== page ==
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Virginia students stage walkouts to protest Youngkin’s proposed policies on trans students

Students stand outside Open High School to protest the state's proposed guidance on trans students.
Crixell Matthews
Students at Open High School stage a walkout to protest the state's proposed guidance around trans children in schools. About one hundred similar events were planned across the commonwealth. (Photos: Crixell Matthews/VPM News)

Students from multiple Virginia schools walked out of classes Tuesday to protest the draft policies of Gov. Glenn Youngkin’s administration regarding the treatment of transgender students. The proposed policies have  drawn criticism from lawmakers, legal experts, and on Tuesday, the White House.

Student organizers planned about 100 walkouts at schools around the commonwealth. 

Cadence Snopik, a 17-year-old senior at Glen Allen High School in Henrico County, helped organize a walkout at their school. Snopik identifies as genderqueer and said the draft guidance makes them feel sad and outraged.

“My identity is not a political pawn to Governor Youngkin, and it should not be used as such,” Snopik told VPM News. “As a genderqueer individual who has worked very hard with myself to confirm my identity, it's hard to see someone mark that as completely invalid.”

The portion of Gov. Glenn Youngkin’s policy that most upset Snopik, they said, was language stating that “[p]arents must be informed and given an opportunity to object before counseling services pertaining to gender are given.”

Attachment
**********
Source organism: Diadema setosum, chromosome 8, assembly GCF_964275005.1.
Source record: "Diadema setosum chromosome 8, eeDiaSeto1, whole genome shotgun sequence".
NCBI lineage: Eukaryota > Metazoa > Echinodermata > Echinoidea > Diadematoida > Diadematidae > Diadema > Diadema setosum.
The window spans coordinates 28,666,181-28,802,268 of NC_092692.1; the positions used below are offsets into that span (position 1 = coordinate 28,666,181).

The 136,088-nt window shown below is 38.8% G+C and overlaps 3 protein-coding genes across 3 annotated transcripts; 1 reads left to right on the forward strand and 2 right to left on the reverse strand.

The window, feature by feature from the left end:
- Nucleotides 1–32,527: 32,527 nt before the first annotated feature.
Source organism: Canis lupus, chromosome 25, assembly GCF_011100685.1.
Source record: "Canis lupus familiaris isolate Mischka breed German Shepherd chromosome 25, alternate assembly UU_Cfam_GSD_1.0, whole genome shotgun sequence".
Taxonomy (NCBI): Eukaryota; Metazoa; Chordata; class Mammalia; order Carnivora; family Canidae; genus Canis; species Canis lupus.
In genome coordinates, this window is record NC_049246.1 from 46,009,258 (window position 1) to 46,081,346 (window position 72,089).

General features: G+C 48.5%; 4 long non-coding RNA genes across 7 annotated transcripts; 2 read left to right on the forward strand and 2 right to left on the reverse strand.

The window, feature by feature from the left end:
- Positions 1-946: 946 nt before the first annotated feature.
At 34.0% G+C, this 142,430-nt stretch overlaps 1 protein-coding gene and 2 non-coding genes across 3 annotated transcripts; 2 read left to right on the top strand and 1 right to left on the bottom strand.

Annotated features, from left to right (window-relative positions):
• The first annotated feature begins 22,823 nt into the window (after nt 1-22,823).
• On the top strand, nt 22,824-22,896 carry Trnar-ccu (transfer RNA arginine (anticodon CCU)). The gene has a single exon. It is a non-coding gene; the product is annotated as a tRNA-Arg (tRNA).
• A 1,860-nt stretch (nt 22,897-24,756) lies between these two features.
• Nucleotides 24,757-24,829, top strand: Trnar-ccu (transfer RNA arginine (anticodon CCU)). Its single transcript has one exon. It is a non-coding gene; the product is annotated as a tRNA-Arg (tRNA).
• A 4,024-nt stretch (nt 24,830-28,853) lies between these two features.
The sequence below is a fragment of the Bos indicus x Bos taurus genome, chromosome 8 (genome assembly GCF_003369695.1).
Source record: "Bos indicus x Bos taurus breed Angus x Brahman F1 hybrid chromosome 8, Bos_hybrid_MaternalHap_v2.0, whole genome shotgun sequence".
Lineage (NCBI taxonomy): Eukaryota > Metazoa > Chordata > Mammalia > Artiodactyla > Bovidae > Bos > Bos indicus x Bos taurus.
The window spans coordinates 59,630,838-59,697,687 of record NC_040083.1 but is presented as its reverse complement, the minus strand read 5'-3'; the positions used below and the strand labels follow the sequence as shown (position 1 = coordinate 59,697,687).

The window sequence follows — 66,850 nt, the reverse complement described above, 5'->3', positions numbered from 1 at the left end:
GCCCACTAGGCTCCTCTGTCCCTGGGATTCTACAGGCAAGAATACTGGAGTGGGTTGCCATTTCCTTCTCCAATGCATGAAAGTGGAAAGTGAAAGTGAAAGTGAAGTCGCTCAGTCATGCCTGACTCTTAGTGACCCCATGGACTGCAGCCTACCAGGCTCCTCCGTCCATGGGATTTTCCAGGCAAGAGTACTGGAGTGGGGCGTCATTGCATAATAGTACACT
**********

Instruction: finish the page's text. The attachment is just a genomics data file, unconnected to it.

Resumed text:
Snopik said that in light of the guidance, they’re trying to “build a sense of community around our trans and genderqueer students, and let them know that even though these guidelines might make them feel completely invalid in their identity, they are valid, they are safe here. And we're here to support them.”

The walkouts come one day after the 30-day public comment period on the proposal opened, with many students urging classmates to write in. By 5 p.m. Tuesday, about 20,000 comments had been submitted. 

Virginia Superintendent of Public Instruction Jillian Balow said in an interview that her staff is still considering ways to sift through the feedback. She said that while the comments are not “a Twitter poll” designed to weigh the policy’s overall popularity, the Virginia Department of Education will consider “substantive” comments as it moves forward with the proposal.